This invention relates to devices for sensing fluid flow within a pipe utilizing ultrasonic sensors on pipe walls in general, and to the same which are enclosed to protect said ultrasonic sensors from harsh environments in particular.

2. Background Information

Clamp-on ultrasonic flow meters are a desirable tool for determining characteristics of a fluid flow traveling through a pipe. Ultrasonic flow meters typically include a plurality of ultrasonic sensors, each having a transmitter and a receiver. In some sensor configurations, ultrasonic signals emitted from the transmitters travel through the immediate pipe wall, the fluid flow disposed within the pipe, and through the opposite pipe wall where they are sensed by the receiver portion. The received signal is processed to determine information such as flow velocity, volumetric flow rate, water cut, etc.

Clamp-on fluid flow meters are often used in environments where the signal to noise ratio of the signals sensed by the receivers makes it difficult to accurately distinguish the portion of the signal bearing information relating to the fluid flow, from that which does not; i.e., “noise”. Clamp-on fluid flow meters are also sometimes used in extreme environments; e.g., under water environments or those having combustible materials. There is considerable advantage, therefore, in any apparatus or methodology that facilitates the sensing process in a way that improves the signal to noise ratio, and also advantage for any mounting apparatus that allows a clamp-on meter to be used in a harsh environment.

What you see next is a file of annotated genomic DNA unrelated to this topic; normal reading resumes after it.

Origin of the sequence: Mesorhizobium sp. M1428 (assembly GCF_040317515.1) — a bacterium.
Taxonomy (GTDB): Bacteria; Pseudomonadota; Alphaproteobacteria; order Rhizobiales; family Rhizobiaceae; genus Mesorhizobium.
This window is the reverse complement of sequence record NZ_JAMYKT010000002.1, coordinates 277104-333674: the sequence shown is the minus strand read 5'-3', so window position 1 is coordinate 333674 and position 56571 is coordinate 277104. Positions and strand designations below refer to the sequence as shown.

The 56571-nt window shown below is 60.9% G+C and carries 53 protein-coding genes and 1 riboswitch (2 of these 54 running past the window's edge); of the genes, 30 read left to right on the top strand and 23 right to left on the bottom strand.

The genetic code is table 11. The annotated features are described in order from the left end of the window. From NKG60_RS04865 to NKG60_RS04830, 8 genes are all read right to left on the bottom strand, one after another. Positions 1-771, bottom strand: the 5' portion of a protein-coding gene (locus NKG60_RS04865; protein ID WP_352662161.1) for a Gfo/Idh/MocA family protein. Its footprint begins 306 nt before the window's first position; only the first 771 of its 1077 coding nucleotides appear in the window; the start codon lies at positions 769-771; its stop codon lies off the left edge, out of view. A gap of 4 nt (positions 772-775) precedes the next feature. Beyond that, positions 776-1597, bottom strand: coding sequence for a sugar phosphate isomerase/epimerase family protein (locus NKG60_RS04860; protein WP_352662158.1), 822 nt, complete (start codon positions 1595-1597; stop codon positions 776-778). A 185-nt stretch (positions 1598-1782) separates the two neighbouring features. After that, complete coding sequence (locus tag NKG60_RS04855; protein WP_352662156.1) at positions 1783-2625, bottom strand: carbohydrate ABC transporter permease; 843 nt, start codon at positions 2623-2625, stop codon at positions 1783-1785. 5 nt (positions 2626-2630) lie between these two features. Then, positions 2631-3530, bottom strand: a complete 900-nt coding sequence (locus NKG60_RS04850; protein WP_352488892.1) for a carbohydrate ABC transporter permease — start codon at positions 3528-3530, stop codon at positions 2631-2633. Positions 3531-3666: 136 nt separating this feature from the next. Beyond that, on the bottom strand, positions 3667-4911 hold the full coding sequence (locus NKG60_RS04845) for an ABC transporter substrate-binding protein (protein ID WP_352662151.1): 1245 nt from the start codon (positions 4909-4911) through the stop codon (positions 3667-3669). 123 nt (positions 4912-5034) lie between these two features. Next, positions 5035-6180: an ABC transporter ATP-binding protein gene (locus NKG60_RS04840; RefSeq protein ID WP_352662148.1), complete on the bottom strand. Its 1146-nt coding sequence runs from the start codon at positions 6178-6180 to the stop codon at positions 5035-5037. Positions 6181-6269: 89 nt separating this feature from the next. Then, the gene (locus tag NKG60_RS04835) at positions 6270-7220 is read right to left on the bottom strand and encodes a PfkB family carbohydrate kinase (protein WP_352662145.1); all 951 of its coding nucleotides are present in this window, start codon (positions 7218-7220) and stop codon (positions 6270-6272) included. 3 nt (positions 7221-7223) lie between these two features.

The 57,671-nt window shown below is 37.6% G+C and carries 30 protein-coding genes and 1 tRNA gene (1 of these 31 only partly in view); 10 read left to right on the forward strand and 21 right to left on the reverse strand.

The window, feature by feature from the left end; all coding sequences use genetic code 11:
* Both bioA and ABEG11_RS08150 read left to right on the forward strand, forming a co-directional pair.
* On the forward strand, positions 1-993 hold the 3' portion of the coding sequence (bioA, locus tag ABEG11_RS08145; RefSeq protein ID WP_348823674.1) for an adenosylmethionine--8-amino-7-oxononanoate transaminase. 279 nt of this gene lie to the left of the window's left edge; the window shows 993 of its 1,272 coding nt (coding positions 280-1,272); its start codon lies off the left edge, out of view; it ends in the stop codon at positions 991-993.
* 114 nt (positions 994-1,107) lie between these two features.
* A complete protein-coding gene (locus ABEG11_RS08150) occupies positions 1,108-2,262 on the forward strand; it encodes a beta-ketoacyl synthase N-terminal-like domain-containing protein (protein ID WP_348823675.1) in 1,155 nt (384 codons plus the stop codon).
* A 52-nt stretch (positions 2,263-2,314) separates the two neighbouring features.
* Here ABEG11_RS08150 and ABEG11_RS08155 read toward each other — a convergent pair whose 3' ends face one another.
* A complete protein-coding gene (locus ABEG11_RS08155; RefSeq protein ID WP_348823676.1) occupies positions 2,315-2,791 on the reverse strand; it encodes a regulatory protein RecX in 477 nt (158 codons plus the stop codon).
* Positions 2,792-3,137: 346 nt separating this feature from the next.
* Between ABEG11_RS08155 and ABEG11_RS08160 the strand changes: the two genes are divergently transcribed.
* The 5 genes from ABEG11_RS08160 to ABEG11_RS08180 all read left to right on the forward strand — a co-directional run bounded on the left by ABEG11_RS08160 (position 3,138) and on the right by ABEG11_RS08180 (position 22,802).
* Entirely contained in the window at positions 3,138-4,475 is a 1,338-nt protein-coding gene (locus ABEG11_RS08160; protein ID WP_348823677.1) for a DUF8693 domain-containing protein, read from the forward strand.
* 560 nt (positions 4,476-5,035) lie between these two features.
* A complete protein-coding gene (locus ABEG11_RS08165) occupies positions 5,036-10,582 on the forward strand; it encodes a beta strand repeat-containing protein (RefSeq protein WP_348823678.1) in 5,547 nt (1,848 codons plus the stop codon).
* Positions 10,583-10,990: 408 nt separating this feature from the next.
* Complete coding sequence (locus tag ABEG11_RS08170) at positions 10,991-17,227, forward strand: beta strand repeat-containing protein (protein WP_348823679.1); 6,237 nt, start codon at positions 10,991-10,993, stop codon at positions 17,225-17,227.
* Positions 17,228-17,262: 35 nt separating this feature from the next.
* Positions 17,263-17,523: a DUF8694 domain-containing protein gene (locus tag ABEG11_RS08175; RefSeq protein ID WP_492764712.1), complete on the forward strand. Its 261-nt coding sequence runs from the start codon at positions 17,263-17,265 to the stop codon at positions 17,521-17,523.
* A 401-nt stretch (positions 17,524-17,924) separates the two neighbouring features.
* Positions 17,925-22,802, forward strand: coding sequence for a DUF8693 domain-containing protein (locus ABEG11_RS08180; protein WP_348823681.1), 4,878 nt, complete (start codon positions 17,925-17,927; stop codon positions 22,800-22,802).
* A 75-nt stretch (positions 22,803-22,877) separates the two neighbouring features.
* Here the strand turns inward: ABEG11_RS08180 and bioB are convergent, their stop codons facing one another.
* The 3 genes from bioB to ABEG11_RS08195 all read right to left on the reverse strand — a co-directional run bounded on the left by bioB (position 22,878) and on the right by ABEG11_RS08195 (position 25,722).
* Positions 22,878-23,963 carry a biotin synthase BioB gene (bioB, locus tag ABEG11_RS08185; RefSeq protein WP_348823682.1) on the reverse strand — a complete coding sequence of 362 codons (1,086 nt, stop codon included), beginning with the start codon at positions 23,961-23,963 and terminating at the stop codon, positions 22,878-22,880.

SUMMARY OF THE INVENTION

According to one aspect of the present invention, a device for sensing fluid flow within a pipe, which pipe has a pipe wall, is provided. The device includes a sensor housing and a fluid flow meter. The sensor housing includes at least one pressure vessel enclosure and hardware for mounting the enclosure on an exterior surface of the pipe wall. The enclosure includes a base, side walls, and a cap. The enclosure base has a pipe-side surface that mates with the exterior surface of the pipe wall. The enclosure base and the pipe wall have substantially similar resonant frequencies and acoustic impedance. The sensor housing is adapted to be attached to the pipe wall such that the pipe-side surface of the base is mated with the exterior surface of the pipe wall. The fluid flow meter includes a plurality of ultrasonic sensors disposed within the at least one pressure vessel enclosure. Each sensor has a transmitter and a receiver. The transmitters are adapted to transmit signals at one or more frequencies, including frequencies that are substantially equal to the resonant frequencies of the base and pipe wall.

The present apparatus and advantages associated therewith will become more readily apparent in view of the detailed description provided below, including the accompanying drawings.

BRIEF DESCRIPTION OF THE DRAWINGS

FIG. 1 is a diagrammatic view of a clamp-on system for sensing fluid flow within a pipe.

FIG. 2 is a schematic view of a ultrasonic fluid flow meter.